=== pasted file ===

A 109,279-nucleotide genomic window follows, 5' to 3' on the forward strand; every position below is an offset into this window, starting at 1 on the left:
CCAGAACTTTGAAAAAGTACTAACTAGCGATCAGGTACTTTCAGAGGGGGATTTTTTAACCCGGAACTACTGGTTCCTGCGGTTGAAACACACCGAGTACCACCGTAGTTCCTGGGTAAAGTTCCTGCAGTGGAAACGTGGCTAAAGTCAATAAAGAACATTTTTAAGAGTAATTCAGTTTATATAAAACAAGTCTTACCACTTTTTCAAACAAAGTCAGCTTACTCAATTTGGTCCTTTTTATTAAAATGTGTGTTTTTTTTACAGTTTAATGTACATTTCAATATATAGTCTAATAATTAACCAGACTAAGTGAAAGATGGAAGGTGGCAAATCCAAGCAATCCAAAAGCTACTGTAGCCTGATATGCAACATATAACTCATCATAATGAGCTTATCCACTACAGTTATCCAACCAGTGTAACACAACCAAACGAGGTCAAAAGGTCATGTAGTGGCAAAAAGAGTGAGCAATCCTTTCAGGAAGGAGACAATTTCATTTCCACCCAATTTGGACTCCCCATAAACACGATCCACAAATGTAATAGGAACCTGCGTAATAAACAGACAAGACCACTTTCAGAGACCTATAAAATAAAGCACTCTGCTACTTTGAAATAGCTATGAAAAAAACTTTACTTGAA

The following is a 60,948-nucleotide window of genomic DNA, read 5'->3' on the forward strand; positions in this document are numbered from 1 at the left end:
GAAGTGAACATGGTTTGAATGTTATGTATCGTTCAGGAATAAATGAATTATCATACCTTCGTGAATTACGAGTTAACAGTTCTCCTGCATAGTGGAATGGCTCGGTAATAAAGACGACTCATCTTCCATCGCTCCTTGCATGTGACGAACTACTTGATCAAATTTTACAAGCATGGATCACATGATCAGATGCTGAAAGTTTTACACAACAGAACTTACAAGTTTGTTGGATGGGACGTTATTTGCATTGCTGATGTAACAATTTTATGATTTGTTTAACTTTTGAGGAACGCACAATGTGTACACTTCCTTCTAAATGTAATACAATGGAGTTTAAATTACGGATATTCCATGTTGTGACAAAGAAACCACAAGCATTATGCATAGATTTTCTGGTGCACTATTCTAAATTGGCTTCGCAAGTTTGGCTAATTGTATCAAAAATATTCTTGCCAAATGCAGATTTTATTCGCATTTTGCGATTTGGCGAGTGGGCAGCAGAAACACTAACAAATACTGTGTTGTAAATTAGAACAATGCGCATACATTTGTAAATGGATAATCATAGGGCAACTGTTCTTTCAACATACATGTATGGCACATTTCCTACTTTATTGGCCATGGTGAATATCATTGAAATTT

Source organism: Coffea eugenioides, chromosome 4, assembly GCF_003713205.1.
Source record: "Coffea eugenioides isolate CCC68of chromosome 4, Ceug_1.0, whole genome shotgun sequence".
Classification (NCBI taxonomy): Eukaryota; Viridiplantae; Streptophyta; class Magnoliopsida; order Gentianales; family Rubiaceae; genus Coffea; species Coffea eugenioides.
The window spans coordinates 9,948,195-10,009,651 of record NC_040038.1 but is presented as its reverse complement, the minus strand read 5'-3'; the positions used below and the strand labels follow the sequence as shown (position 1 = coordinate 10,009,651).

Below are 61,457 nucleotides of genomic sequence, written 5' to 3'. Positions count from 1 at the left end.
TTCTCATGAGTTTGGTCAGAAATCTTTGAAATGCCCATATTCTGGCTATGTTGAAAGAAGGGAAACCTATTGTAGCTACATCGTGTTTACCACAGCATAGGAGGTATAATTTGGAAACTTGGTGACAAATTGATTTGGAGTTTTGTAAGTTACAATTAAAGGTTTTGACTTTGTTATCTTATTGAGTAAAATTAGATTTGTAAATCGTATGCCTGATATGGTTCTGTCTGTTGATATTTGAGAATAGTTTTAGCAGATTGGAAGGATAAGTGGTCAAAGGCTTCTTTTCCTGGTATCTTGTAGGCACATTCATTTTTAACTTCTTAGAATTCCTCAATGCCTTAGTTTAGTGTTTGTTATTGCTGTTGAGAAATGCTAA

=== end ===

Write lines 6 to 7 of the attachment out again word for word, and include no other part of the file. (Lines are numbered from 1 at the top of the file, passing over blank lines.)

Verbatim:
Source record: "Coffea eugenioides isolate CCC68of chromosome 4, Ceug_1.0, whole genome shotgun sequence".
Classification (NCBI taxonomy): Eukaryota; Viridiplantae; Streptophyta; class Magnoliopsida; order Gentianales; family Rubiaceae; genus Coffea; species Coffea eugenioides.